7 Ways to Shake Up Your Sales Training

Posted on July 20, 2015 2:27 AM | Updated on Nov 13, 2018 6:16 PM

In a recent webinar the audience poll showed that a key sales training challenge was to get reps to complete their training courses. Reps are busy and training is often seen as time-consuming, irrelevant and boring. To get your sales team to enjoy learning, you have to think beyond the traditional approach.

Here are 7 ways to boost completion rates:

1. Make it as convenient as possible - To keep reps up-to-date continuously, you can’t rely on live training. Even scheduling everyone for a webinar is a challenge. And although it might seem more efficient to book training sessions in long blocks – “Let’s knock out as much as we can in a two-hour meeting, or multi-day event” – studies actually show that people prefer learning in shorter bursts. For these reasons, it’s important that you offer training that fits into your reps’ schedules, and can be viewed wherever they are. Break up your content into short, bite-sized chunks to account for today’s microscopic attention spans and busy schedules. Then, any downtime in your reps’ day becomes an opportunity to consume training content – during a train commute, at the airport, waiting for a child’s soccer game to start.
2. Deliver training on whatever device is available to the rep – There’s a reason Google just changed their search algorithm to reward mobile-friendly websites. In fact, the search engine mammoth officially announced that mobile searches have overtaken those performed on a desktop. It’s not only web searches that are happening on mobile devices. According to a Gartner survey conducted in June of 2014, of the 40% of U.S. employees at large enterprises using personally owned devices for work, 66% are using a mobile phone or tablet. In order for your reps to take their learning on the go, your training content must be mobile-ready and responsive. That means that when you design training, make sure it’s as easy to consume on a small screen as it is a desktop or laptop, and don’t try to fit in a lot of text or small graphics into your presentations.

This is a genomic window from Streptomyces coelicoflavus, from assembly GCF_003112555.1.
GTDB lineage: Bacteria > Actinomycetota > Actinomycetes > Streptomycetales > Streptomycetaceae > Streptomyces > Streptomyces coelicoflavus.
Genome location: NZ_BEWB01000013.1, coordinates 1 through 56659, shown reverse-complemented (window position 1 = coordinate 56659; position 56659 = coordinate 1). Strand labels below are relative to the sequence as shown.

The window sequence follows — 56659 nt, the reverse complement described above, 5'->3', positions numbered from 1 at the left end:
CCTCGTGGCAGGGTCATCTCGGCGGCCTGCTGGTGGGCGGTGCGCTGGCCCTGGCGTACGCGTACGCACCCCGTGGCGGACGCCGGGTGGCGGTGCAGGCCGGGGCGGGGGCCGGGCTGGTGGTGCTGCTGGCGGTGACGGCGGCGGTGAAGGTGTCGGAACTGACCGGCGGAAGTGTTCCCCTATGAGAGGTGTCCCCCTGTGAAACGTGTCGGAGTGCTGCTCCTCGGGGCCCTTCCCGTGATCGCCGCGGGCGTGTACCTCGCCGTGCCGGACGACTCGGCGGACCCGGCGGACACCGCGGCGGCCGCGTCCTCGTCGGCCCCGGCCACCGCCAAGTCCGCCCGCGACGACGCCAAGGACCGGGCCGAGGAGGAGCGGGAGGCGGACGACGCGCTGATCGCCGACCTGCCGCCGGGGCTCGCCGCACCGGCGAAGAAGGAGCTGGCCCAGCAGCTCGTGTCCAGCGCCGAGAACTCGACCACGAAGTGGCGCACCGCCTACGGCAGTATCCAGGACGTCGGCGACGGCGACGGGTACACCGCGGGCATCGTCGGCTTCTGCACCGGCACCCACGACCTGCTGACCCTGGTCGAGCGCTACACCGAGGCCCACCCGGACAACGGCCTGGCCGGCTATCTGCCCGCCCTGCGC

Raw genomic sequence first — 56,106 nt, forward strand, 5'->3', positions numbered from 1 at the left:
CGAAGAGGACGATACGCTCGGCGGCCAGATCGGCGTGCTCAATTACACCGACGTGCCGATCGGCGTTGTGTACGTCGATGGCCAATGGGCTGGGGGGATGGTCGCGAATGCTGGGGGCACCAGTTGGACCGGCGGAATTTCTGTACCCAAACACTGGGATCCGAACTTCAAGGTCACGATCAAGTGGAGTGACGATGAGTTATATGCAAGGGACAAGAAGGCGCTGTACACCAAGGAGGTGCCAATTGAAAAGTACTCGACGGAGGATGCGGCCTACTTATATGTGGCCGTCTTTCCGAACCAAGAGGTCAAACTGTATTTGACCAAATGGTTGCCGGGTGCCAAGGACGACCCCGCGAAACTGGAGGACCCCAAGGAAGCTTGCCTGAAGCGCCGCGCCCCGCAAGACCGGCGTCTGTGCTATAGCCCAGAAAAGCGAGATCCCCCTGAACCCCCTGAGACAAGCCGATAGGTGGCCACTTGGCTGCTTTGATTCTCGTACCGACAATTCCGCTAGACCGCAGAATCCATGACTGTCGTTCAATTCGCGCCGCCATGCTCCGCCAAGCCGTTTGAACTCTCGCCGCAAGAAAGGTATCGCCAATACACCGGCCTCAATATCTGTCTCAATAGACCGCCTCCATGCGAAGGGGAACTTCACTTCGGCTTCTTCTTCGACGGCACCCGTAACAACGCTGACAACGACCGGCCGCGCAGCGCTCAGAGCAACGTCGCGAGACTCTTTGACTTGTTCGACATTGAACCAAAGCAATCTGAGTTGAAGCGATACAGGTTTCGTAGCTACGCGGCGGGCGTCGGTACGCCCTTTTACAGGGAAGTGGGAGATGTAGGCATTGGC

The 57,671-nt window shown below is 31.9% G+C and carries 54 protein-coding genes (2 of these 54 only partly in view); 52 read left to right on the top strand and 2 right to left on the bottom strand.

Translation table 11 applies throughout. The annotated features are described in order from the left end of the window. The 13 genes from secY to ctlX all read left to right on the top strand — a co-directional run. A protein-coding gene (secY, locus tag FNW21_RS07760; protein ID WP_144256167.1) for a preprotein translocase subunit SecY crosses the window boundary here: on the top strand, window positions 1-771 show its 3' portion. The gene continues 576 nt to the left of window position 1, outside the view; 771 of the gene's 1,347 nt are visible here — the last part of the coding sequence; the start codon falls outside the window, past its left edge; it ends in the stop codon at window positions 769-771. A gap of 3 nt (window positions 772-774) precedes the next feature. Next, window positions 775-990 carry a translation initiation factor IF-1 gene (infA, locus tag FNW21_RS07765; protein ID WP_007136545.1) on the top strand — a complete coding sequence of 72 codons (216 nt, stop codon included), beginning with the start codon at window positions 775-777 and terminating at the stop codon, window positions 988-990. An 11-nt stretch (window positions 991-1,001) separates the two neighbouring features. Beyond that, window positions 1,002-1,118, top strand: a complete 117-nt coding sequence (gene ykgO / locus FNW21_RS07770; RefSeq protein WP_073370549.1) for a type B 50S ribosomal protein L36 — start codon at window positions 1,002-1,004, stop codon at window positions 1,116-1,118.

3. Add interactivity and multimedia elements – On average, people forget 70% of what is taught within 24 hours of the training experience. When it comes to creating training content that will not just be consumed but remembered, gamify. Try adding quiz questions, asking for comments, or having users click on a link. If you have your reps do something every few minutes, it’s harder for them to settle in to passive listening/reading. Visuals and a little bit of humor won’t hurt either.
4. Make it relevant to what the rep is experiencing right now – If learning is not applicable and put into practice right away, it will not be retained. While there will be some generic training that has to be delivered across the board, add prompts to help your reps make the connection to their real-life experiences in the field. Make sure you are creating content that is specific and actionable – if a rep is working with a prospect in the healthcare industry for the first time, suggest that they watch a video on “How to sell to healthcare professionals.” Think of learning as a journey – given the experience and the courses already taken, what skills should the rep acquire next?
5. Ensure that training content is quick and easy to find – IDC reports that 90% of selling content is never used in selling, most likely because reps can’t find the content they need, when they need it. Don’t make your reps waste time hunting for resources. Develop an organization strategy, keeping in mind topics and categories that align with how reps already work (i.e. are they organized into territories, industries, along product lines) and their sales process (i.e. how are sales stages defined in their CRM system).
6. Track it, optimize it – Content intelligence is the key to unlocking training ROI. You won’t know how well your training program is working unless you have a system for measuring and tracking results. Make sure you know who’s taking each course, and how many of your reps are “completing” it. Build in a feedback mechanism, adding the ability for reps to provide comments and/or a rating for each module. Then use these results to optimize your program for maximum success. Another idea: Determine what training the best reps are using and suggest those courses to under-performing reps to see if it helps improve their results.
7. Use a carrot AND stick approach – Most salespeople are inherently competitive. Use this trait to your advantage by turning your training into a competition. Offer up points for each module completed, and make sure high scorers are rewarded with recognition and awards. You could also divide the reps into teams – whichever team gets the highest score wins. For the most important courses (especially if you’re in an industry where compliance is important) make course completion a requirement to go to the kickoff or club trips.

Incorporating these seven ideas into your training program won’t just ensure your reps are completing their training – by making learning fun you will see higher knowledge retention and a more motivated team, which translates into more deals closed. If you need more evidence about why most sales training fails, check out our infographic on The Current State of Sales Training.